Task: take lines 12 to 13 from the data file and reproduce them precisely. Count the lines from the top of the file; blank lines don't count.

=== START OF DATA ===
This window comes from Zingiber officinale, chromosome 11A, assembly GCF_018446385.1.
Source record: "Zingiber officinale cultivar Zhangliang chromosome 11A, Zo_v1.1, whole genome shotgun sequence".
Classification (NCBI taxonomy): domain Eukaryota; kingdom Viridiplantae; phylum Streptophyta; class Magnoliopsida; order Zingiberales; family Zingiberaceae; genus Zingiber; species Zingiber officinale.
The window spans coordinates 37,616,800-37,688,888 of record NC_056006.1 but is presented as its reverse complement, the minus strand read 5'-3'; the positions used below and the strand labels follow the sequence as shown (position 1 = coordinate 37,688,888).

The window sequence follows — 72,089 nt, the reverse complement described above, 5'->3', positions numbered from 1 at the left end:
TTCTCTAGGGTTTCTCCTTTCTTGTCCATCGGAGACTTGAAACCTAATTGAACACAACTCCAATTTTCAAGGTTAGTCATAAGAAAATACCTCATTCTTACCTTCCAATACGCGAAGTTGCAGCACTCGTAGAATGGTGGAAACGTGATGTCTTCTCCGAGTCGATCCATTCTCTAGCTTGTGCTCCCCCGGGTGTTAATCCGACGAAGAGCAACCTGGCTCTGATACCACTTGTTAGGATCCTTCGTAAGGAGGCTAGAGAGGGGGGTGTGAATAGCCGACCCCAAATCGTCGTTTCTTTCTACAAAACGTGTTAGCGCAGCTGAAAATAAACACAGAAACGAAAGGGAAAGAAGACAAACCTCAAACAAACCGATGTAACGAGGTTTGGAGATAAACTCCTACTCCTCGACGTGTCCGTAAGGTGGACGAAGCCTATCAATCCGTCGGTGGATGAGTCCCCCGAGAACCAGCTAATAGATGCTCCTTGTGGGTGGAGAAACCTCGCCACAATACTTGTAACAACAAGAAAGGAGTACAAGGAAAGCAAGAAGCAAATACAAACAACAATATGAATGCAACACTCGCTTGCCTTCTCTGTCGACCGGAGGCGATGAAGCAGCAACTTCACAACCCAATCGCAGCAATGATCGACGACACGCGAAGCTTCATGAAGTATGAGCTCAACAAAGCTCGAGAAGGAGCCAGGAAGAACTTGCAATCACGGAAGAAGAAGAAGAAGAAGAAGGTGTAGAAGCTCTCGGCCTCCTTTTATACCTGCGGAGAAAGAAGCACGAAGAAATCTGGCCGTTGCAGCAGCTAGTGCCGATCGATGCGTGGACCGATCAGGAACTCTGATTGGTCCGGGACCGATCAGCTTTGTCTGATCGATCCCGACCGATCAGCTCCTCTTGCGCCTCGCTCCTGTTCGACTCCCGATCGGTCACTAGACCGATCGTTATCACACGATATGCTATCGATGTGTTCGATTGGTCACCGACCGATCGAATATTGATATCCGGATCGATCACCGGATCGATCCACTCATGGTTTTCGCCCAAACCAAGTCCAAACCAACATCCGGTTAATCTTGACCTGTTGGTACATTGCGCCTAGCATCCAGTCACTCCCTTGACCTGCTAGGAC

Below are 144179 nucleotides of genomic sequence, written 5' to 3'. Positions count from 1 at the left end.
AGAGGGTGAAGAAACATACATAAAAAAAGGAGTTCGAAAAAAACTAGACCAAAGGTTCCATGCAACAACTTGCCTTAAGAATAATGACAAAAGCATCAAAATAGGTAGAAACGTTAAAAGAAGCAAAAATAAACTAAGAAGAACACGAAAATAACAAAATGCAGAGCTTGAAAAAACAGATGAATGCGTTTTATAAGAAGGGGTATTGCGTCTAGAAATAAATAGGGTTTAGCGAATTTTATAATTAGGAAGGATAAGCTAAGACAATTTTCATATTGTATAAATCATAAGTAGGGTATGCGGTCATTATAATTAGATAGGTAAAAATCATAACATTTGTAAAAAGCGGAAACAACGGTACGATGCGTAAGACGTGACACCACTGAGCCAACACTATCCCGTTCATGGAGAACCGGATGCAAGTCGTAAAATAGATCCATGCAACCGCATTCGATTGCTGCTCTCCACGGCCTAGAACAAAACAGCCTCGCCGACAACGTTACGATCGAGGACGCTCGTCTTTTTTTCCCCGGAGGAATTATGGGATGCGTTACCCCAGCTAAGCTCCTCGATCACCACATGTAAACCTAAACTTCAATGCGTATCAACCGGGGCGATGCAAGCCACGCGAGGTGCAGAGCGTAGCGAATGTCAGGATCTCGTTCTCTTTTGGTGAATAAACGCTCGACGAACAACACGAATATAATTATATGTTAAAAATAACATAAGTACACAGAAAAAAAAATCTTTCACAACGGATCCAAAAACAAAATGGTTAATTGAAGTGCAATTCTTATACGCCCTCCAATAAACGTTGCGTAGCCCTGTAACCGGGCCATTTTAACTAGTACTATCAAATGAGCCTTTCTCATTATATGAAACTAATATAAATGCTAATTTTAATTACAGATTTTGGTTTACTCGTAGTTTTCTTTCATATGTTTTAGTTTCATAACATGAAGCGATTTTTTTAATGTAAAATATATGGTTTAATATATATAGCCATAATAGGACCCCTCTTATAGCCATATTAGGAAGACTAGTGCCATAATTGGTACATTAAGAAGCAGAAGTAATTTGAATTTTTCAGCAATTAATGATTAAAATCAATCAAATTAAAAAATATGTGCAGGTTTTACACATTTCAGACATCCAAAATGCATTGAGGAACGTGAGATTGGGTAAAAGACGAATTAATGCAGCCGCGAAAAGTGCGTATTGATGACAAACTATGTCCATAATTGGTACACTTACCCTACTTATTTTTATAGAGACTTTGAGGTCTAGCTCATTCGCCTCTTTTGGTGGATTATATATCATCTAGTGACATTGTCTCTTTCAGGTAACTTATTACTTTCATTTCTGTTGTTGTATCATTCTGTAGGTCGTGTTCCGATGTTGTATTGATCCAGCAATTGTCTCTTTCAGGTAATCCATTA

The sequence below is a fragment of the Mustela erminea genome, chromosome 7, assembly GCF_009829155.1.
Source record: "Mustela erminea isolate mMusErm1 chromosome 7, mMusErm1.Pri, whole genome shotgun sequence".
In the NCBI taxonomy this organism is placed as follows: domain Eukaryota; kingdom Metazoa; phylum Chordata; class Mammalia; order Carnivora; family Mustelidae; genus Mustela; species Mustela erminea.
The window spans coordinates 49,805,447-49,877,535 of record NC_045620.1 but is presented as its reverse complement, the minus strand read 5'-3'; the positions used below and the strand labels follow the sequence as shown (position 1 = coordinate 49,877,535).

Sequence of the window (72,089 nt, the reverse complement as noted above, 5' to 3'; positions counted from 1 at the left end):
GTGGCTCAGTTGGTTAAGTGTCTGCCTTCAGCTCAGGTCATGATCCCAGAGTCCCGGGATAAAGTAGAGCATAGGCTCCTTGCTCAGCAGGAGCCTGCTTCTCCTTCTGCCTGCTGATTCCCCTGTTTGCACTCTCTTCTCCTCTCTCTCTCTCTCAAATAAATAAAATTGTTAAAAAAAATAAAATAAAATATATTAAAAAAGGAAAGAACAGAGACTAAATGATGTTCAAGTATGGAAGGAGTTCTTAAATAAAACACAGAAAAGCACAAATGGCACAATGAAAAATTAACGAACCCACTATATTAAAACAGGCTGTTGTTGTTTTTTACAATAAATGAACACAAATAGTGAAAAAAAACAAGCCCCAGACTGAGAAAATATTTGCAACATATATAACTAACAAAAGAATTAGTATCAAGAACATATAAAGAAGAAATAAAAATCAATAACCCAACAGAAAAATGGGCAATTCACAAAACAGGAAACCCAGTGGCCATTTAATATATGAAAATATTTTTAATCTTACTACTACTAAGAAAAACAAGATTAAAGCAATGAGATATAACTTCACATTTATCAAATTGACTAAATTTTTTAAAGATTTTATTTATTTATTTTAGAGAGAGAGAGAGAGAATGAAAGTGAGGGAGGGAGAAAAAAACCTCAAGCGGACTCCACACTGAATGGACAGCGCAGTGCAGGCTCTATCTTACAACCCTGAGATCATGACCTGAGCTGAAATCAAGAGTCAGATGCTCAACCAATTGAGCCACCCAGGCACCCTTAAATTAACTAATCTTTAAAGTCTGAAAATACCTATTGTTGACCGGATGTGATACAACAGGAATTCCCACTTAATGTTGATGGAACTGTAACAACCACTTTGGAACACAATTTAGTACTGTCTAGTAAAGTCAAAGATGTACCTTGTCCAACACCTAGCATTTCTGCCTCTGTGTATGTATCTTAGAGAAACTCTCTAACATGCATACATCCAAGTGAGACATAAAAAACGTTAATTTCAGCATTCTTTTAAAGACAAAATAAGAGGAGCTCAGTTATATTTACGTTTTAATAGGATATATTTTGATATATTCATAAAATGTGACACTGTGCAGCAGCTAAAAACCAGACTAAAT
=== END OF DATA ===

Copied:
The window spans coordinates 49,805,447-49,877,535 of record NC_045620.1 but is presented as its reverse complement, the minus strand read 5'-3'; the positions used below and the strand labels follow the sequence as shown (position 1 = coordinate 49,877,535).

Sequence of the window (72,089 nt, the reverse complement as noted above, 5' to 3'; positions counted from 1 at the left end):